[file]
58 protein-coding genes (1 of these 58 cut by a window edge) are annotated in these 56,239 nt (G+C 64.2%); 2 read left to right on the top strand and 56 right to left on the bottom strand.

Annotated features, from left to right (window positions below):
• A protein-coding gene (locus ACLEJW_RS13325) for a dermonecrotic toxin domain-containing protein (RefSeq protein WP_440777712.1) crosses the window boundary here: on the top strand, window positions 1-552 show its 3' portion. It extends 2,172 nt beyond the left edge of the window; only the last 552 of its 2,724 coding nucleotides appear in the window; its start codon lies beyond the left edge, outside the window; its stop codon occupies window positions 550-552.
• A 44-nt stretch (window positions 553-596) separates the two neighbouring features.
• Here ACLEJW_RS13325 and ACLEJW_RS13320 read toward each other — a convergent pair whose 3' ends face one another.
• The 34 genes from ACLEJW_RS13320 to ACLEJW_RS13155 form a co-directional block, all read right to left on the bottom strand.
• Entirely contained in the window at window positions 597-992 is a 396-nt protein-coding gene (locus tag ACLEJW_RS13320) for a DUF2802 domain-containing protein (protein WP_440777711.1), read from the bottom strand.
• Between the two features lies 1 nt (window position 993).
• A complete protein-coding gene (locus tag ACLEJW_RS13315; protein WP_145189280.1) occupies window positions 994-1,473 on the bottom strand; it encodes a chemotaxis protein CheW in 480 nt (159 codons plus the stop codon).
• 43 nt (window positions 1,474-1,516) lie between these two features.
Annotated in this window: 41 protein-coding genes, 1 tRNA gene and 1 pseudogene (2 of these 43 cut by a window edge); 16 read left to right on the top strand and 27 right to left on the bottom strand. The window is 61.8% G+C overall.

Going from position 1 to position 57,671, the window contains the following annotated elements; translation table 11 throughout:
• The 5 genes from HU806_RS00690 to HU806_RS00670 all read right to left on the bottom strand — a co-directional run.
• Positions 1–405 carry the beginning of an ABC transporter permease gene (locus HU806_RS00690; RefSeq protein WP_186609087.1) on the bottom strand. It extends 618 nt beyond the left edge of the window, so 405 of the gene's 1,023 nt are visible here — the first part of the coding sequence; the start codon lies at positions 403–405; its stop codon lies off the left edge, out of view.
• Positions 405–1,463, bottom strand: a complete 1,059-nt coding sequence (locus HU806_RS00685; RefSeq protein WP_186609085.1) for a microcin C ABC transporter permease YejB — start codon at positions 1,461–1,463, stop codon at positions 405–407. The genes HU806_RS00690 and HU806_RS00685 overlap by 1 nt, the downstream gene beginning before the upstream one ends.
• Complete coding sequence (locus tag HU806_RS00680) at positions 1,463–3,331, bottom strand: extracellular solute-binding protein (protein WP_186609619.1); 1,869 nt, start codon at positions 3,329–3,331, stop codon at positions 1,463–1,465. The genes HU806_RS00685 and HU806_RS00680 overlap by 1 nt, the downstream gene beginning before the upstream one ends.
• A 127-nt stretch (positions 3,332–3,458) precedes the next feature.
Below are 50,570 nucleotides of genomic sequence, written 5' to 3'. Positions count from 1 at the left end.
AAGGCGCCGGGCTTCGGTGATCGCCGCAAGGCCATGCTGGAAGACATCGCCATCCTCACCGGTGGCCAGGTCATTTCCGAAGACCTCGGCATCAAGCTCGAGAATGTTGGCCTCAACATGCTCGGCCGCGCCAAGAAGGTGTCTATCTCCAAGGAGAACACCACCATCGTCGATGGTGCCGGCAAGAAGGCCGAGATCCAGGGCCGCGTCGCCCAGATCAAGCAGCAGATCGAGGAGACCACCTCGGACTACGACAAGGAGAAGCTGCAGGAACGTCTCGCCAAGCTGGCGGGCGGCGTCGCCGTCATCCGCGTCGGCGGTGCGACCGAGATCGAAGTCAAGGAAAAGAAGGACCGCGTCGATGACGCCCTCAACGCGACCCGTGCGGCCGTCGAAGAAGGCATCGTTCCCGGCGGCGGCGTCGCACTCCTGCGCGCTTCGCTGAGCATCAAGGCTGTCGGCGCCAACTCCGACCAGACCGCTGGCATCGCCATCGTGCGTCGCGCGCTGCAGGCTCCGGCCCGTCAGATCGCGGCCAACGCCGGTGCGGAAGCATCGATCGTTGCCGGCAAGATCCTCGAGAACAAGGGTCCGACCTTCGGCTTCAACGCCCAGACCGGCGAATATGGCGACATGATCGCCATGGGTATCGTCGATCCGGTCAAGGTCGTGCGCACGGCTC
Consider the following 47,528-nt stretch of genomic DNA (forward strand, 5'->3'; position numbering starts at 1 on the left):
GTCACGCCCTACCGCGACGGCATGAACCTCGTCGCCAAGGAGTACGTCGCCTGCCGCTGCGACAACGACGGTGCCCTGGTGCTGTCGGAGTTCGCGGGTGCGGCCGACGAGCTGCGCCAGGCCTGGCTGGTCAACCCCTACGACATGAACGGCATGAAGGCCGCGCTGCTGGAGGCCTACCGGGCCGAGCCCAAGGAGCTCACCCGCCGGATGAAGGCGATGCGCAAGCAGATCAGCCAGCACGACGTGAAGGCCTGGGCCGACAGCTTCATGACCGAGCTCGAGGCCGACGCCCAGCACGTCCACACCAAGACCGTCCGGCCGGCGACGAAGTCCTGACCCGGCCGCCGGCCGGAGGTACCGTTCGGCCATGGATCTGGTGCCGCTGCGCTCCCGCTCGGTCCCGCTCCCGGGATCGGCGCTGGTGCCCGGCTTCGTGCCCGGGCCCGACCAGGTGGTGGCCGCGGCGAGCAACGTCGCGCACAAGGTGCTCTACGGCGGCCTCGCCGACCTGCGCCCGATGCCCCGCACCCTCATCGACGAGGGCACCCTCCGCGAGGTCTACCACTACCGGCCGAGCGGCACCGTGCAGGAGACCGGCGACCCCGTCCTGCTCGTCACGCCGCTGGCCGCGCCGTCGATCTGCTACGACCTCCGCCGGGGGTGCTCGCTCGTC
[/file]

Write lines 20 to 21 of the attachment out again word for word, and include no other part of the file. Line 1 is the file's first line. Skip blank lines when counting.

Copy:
Consider the following 47,528-nt stretch of genomic DNA (forward strand, 5'->3'; position numbering starts at 1 on the left):
GTCACGCCCTACCGCGACGGCATGAACCTCGTCGCCAAGGAGTACGTCGCCTGCCGCTGCGACAACGACGGTGCCCTGGTGCTGTCGGAGTTCGCGGGTGCGGCCGACGAGCTGCGCCAGGCCTGGCTGGTCAACCCCTACGACATGAACGGCATGAAGGCCGCGCTGCTGGAGGCCTACCGGGCCGAGCCCAAGGAGCTCACCCGCCGGATGAAGGCGATGCGCAAGCAGATCAGCCAGCACGACGTGAAGGCCTGGGCCGACAGCTTCATGACCGAGCTCGAGGCCGACGCCCAGCACGTCCACACCAAGACCGTCCGGCCGGCGACGAAGTCCTGACCCGGCCGCCGGCCGGAGGTACCGTTCGGCCATGGATCTGGTGCCGCTGCGCTCCCGCTCGGTCCCGCTCCCGGGATCGGCGCTGGTGCCCGGCTTCGTGCCCGGGCCCGACCAGGTGGTGGCCGCGGCGAGCAACGTCGCGCACAAGGTGCTCTACGGCGGCCTCGCCGACCTGCGCCCGATGCCCCGCACCCTCATCGACGAGGGCACCCTCCGCGAGGTCTACCACTACCGGCCGAGCGGCACCGTGCAGGAGACCGGCGACCCCGTCCTGCTCGTCACGCCGCTGGCCGCGCCGTCGATCTGCTACGACCTCCGCCGGGGGTGCTCGCTCGTC